Thursday, February 17, 2011

The "Grains Three Ways" Project

Years ago, long before I was diagnosed, I ate a vegetarian diet for about six months. (I was open to milk, cheese, and eggs, but didn't eat much of those.) I didn't lose weight - a vegetarian with limited cooking skills is likely to end up eating a lot of simple carbs - but I did feel better eating that way.

One of my secret, stealthy reasons for working so hard on my cooking skills is to lay the proper foundation for a possible return to a vegetarian diet. And an important aspect of that is to know a lot more about cooking with whole grains (or, sometimes, less-refined grains) than I have in the past.

So, I've decided to begin what I'm calling my "Grains Three Ways" project. Working with one grain variety at a time, I'll find and prepare three dishes that use significantly different cooking methods for that variety. To the extent possible, I'd like to vary the methods across varieties as well (so that I'm not making a faux-risotto all the time, for example), but a preparation in my rice cooker will probably appear about every time, because it's a very handy tool for cooking grains.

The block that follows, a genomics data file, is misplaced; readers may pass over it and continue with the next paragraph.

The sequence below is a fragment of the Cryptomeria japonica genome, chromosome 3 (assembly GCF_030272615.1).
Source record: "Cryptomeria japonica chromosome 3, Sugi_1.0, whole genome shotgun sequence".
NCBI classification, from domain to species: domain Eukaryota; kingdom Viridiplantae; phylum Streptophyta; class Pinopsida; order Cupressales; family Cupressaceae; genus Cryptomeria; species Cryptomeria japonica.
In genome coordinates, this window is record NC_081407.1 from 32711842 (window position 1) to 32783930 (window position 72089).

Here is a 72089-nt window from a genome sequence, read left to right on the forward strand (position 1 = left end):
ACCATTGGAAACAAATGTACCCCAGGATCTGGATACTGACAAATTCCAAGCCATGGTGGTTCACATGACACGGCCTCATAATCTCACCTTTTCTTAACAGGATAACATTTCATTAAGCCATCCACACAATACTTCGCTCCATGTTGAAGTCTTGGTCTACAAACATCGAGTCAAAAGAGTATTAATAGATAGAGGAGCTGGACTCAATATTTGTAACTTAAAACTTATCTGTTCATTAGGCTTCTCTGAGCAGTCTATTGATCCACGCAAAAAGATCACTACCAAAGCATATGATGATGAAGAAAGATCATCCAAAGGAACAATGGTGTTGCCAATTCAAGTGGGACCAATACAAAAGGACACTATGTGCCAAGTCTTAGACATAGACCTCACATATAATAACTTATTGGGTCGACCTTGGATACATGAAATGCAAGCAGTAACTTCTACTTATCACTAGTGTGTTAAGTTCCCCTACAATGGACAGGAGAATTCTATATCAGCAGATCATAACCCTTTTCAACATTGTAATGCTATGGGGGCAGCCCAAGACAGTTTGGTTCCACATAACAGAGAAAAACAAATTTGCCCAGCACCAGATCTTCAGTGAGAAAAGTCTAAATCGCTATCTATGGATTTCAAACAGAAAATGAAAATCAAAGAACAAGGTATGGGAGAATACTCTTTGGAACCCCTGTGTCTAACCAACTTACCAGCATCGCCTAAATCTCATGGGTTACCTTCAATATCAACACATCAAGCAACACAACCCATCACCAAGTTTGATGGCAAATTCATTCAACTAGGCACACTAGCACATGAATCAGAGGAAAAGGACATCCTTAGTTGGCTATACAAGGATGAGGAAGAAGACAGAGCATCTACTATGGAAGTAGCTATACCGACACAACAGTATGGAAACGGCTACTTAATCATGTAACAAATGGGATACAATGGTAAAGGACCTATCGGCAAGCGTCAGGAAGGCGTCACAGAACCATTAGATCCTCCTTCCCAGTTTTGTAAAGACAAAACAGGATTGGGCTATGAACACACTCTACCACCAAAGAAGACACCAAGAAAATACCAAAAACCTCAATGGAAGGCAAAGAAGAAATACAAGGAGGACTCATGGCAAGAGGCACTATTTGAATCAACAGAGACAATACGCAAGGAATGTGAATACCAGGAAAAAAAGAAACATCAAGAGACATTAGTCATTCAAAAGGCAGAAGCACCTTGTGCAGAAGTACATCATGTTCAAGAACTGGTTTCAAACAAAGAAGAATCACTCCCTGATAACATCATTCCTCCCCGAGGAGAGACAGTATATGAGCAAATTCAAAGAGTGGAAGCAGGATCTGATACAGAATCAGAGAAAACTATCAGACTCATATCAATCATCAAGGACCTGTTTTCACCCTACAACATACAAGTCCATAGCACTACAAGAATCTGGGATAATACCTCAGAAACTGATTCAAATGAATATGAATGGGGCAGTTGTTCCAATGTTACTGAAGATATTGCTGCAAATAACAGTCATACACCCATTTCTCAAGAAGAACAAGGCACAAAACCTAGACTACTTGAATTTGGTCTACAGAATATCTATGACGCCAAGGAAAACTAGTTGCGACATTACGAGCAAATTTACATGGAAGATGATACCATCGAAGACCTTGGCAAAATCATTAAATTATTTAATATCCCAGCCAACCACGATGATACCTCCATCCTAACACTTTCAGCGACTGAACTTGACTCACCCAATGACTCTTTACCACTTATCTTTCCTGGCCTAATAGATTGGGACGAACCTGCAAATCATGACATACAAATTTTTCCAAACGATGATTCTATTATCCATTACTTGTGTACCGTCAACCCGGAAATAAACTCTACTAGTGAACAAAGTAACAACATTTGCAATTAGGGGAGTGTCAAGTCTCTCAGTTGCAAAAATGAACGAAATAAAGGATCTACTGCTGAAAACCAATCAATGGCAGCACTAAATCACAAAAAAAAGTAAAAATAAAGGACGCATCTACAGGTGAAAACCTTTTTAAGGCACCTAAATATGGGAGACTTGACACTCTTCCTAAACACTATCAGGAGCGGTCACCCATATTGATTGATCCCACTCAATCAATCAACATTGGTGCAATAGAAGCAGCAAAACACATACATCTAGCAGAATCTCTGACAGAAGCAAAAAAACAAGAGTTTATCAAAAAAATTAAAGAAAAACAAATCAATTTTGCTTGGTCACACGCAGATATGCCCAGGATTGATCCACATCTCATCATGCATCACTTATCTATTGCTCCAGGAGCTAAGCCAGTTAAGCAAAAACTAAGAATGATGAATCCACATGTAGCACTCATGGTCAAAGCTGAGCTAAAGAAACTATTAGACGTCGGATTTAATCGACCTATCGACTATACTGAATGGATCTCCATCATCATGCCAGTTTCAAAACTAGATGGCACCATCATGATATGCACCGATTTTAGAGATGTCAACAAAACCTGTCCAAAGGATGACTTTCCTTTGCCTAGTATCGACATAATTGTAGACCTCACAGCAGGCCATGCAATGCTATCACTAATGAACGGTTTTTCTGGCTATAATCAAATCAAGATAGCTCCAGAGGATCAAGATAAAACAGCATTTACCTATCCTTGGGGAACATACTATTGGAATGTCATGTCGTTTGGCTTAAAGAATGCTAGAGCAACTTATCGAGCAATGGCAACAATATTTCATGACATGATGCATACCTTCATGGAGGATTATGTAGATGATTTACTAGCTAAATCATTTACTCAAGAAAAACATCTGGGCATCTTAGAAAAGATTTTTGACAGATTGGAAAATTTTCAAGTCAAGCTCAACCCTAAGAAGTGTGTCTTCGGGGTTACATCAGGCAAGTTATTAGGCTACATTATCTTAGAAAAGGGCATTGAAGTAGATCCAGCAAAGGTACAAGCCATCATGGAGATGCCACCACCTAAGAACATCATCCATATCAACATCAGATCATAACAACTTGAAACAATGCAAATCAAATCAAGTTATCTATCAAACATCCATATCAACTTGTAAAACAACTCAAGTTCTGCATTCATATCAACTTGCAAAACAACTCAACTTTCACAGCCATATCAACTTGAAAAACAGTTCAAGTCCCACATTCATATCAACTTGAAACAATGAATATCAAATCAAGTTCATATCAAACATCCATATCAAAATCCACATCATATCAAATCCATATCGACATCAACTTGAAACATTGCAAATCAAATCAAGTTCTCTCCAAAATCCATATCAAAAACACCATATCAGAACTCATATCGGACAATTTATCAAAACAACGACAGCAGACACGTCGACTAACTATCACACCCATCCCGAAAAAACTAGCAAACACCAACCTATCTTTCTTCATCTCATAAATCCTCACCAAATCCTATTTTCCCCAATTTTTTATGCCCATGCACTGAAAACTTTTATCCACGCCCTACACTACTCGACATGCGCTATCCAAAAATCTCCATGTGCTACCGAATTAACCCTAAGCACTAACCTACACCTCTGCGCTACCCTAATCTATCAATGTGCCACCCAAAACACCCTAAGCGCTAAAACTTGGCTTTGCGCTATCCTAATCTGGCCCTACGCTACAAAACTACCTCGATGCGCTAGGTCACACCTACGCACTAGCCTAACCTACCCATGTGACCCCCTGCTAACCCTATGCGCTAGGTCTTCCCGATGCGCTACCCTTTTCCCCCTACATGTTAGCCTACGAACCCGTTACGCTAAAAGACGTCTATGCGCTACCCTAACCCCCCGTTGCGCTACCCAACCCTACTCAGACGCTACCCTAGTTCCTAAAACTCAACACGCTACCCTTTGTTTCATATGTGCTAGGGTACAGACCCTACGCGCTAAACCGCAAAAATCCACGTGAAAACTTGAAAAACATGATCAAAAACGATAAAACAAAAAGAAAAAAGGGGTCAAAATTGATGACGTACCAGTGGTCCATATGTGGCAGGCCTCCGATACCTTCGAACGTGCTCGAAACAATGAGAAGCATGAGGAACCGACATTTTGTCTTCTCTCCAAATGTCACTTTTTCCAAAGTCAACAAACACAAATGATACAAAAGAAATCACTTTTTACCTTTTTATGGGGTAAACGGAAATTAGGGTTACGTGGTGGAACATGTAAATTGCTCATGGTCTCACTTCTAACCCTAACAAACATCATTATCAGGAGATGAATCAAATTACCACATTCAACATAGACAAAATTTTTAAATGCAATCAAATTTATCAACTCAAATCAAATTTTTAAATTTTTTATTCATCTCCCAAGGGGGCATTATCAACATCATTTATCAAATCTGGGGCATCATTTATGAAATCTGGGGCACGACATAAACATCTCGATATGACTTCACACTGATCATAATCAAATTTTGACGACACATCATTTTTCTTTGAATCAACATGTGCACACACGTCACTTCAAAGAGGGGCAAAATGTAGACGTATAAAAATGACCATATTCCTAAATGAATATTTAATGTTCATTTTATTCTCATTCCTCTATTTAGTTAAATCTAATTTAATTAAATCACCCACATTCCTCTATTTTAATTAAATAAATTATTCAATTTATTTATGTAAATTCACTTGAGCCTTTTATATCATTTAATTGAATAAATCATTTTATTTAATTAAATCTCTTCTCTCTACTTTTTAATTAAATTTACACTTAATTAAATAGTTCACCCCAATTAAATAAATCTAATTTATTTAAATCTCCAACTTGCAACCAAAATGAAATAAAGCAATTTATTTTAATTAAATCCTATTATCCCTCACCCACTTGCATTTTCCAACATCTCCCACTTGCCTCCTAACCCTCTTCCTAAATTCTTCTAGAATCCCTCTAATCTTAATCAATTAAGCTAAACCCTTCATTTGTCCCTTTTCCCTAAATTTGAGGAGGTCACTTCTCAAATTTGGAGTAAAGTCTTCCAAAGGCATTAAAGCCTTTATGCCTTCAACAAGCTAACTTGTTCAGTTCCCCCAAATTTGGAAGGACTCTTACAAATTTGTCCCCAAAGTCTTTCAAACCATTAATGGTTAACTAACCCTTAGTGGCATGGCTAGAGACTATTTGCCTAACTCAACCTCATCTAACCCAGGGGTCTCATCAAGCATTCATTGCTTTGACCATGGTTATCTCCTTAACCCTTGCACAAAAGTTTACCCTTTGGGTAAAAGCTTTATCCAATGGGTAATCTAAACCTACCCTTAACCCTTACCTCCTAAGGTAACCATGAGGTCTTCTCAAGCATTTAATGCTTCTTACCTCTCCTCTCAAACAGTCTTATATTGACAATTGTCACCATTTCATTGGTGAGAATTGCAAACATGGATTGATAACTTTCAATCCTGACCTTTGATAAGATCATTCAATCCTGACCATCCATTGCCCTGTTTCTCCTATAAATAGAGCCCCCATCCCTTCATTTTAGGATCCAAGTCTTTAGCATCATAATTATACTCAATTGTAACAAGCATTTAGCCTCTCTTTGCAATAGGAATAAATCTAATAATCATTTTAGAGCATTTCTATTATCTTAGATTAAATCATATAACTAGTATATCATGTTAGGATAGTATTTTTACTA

I'll be starting with barley. I'm using pearled barley, which has been partially refined: I may visit whole grain barley down the road some time. I'll be doing quinoa for sure, and bulgur wheat, and farro since I happen to have some. Beyond that, I'll see what the stores seem to want to sell me. (I use brown rice tolerably often, so may not do that one.)

I'll report back!


  1. You should be able to find oats (whole or steel-cut) fairly easily. You can find kasha (buckwheat) in the Kosher food aisle if nowhere else. (It comes in three coarseness levels: whole, largeish cut, and finely-cut like grits.) Hominy grits are of course a special case of corn. If you have a Wegman's or Whole Foods nearby with a bulk food aisle, you may also be able to find whole-grain spelt, as well as millet and rye. Quinoa is technically a seed, not a grain -- as is flax. Wild rice is technically a grass.

    One method of cooking rice, spelt, wild rice, or wheat is to "Rice-a-Roni" them: sauté them in a bit of healthy oil and then simmer them in stock. (This is also the basis of a pilaf, which does not have to be based on rice, or a rice salad.)

    "Fried rice" is stir-fried in seasonings after it has been cooked.

  2. Brenda, thank you for the information! I realized last night that I should have included steel cut oats, which I use occasionally but would like to know more about. I've used brown rice for years, especially since discovering the medium grain rice has a mouth feel much more like the poliihed rices. But, there's a lot here I didn't know, and I appreciate it!


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T Minus Two by Bob Pedersen is licensed under a Creative Commons Attribution-Noncommercial-No Derivative Works 3.0 United States License.